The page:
We dropped in at the Landmine Museum ($2 for adults) on the way back and also the Butterfly Farm ($6 adults/$4 kids). We all enjoyed the Butterfly Farm. The guide had good knowledge of the butterflies and we got to see the life cycle of the butterfly up close and personal.  Only downside, we were there in the middle of the day and there is no shade.  We lunched and then headed to more temples. Temple touring was starting to wear thin!

We headed to Angkor Thom which is renowned for its amazing gates.

Our last stop – Angkor Wat once more time to have a better look around. We were hot, sweaty, dusty, tired and generally over it by this time so we walked, looked, sat, walked and headed out. We returned to our guesthouse for well earnt showers and food.

Our second day in Siem Reap was quieter. We headed to Artisans Angkor, a centre where local people are trained in painting, stone masonary etc and demonstrate their crafts on a free guided tour.  It is very professional and well organised. At the end there is a beautiful giftshop, where they hope tourists will purchase their wares.  We spent $2 on a star for our Christmas tree! 

One of the talented craftsmen on show.

From this centre you can also book a seat on their free bus tour of the silk factory. Harris and I went back for the 1.30 pm tour. The bus took us about 20 kms out of town to a centre which shows you the silkworm from egg to coccoon. You get to watch the process of spinning the coccoons to get the silk off and then every step that follows. Whilst it was very hot and sweaty in the factories, Harris was totally occupied as a French family was on the tour with us and they had 3 boys aged 9, 5 and 4.  Harris and I rewarded ourselves with a trip to the Blue Pumpkin, a local ice cream store with a cool room lounge upstairs to relax.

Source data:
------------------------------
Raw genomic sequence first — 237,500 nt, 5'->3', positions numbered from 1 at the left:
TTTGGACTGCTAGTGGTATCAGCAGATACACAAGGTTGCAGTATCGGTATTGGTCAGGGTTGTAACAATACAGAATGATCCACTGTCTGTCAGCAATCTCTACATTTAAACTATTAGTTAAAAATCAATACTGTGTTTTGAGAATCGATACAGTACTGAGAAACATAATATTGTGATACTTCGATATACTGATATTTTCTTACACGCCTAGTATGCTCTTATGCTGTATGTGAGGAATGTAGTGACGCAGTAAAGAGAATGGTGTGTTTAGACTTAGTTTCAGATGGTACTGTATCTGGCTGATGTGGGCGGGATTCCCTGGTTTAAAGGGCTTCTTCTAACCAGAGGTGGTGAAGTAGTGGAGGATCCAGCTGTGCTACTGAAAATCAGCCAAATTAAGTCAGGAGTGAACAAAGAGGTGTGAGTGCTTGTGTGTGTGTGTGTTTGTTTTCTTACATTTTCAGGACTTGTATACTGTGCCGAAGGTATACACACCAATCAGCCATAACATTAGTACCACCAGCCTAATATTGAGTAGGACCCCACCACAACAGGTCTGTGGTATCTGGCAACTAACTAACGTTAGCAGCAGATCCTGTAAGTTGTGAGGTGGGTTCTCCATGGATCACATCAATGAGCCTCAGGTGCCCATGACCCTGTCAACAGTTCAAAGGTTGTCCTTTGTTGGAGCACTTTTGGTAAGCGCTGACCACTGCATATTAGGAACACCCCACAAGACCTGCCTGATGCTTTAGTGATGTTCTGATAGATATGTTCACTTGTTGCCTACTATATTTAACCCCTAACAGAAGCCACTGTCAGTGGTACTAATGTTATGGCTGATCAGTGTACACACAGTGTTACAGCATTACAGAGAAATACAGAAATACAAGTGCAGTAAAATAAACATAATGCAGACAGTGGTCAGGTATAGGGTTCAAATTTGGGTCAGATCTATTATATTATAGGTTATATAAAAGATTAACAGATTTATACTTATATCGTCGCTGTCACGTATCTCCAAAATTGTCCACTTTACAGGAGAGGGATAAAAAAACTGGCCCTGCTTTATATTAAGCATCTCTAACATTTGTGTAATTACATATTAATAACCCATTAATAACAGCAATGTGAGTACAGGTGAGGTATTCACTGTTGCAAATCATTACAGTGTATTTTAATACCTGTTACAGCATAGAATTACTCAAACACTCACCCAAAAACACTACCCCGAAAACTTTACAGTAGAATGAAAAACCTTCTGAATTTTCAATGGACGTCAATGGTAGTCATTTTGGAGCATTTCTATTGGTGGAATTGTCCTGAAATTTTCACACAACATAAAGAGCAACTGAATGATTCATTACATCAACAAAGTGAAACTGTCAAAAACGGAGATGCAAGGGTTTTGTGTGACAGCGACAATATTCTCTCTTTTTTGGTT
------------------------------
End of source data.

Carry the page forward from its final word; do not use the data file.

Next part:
Harris and French friend with silkworm caterpillars.

Whilst we were in the Blue Pumpkin I recognised the same  international school tour group that had stayed in the Khmer Royal Hotel with us. I had spoken to one of the teachers the morning they left Phnom Penh.  They had completed their whirlwind 6 day tour of Cambodia and were flying home that night. They had a one day ticket for the temples also and reported there was near anarchy by the end of the day “Not another temple!”

We loved the Blue Pumpkin for the icecream and the cool room lounge.

Our last day in Siem Reap meant a very early start, jam sandwiches on the run and being picked up at 6.45 am for the next bus ride. We were heading to Battambang (Battem-bong). Why … read the Battambong post to find out!



  • Simone Dullaway March 19, 2011

    Hi all – we have had our own Butterfly tour recently, having caught a sick looking caterpillar in our bug jar, not realising it was about to become a chrysalis, then about 10 days later we had our very own butterfly! pretty cool – Erin took it into day care as a chrysalis and then as a butterfly.

  • Win Bartholomai March 21, 2011

    We had some of those spiralling helicopter seeds at preschool. Think they may come from the tipuana tree or the black bean tree – not 100% sure but the kids loved playing with them.

Leave a comment